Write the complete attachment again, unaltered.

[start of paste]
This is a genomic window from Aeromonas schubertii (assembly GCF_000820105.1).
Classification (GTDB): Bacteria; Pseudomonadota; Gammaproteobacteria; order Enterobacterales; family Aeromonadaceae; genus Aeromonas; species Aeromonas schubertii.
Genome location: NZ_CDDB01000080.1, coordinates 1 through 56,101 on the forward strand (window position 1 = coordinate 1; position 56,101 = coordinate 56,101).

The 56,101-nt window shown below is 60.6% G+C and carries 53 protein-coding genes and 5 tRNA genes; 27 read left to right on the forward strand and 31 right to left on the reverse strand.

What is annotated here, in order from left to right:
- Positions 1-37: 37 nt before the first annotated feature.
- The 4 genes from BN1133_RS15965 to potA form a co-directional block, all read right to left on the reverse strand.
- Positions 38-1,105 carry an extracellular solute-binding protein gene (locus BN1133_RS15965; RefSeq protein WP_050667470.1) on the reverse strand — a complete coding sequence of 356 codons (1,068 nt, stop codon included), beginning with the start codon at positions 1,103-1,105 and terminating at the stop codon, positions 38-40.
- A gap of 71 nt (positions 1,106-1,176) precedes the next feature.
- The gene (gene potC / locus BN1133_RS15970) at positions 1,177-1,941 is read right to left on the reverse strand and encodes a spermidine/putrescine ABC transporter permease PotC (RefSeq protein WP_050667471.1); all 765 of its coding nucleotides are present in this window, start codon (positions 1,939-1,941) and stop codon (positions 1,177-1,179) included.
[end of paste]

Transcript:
This is a genomic window from Aeromonas schubertii (assembly GCF_000820105.1).
Classification (GTDB): Bacteria; Pseudomonadota; Gammaproteobacteria; order Enterobacterales; family Aeromonadaceae; genus Aeromonas; species Aeromonas schubertii.
Genome location: NZ_CDDB01000080.1, coordinates 1 through 56,101 on the forward strand (window position 1 = coordinate 1; position 56,101 = coordinate 56,101).

The 56,101-nt window shown below is 60.6% G+C and carries 53 protein-coding genes and 5 tRNA genes; 27 read left to right on the forward strand and 31 right to left on the reverse strand.

What is annotated here, in order from left to right:
- Positions 1-37: 37 nt before the first annotated feature.
- The 4 genes from BN1133_RS15965 to potA form a co-directional block, all read right to left on the reverse strand.
- Positions 38-1,105 carry an extracellular solute-binding protein gene (locus BN1133_RS15965; RefSeq protein WP_050667470.1) on the reverse strand — a complete coding sequence of 356 codons (1,068 nt, stop codon included), beginning with the start codon at positions 1,103-1,105 and terminating at the stop codon, positions 38-40.
- A gap of 71 nt (positions 1,106-1,176) precedes the next feature.
- The gene (gene potC / locus BN1133_RS15970) at positions 1,177-1,941 is read right to left on the reverse strand and encodes a spermidine/putrescine ABC transporter permease PotC (RefSeq protein WP_050667471.1); all 765 of its coding nucleotides are present in this window, start codon (positions 1,939-1,941) and stop codon (positions 1,177-1,179) included.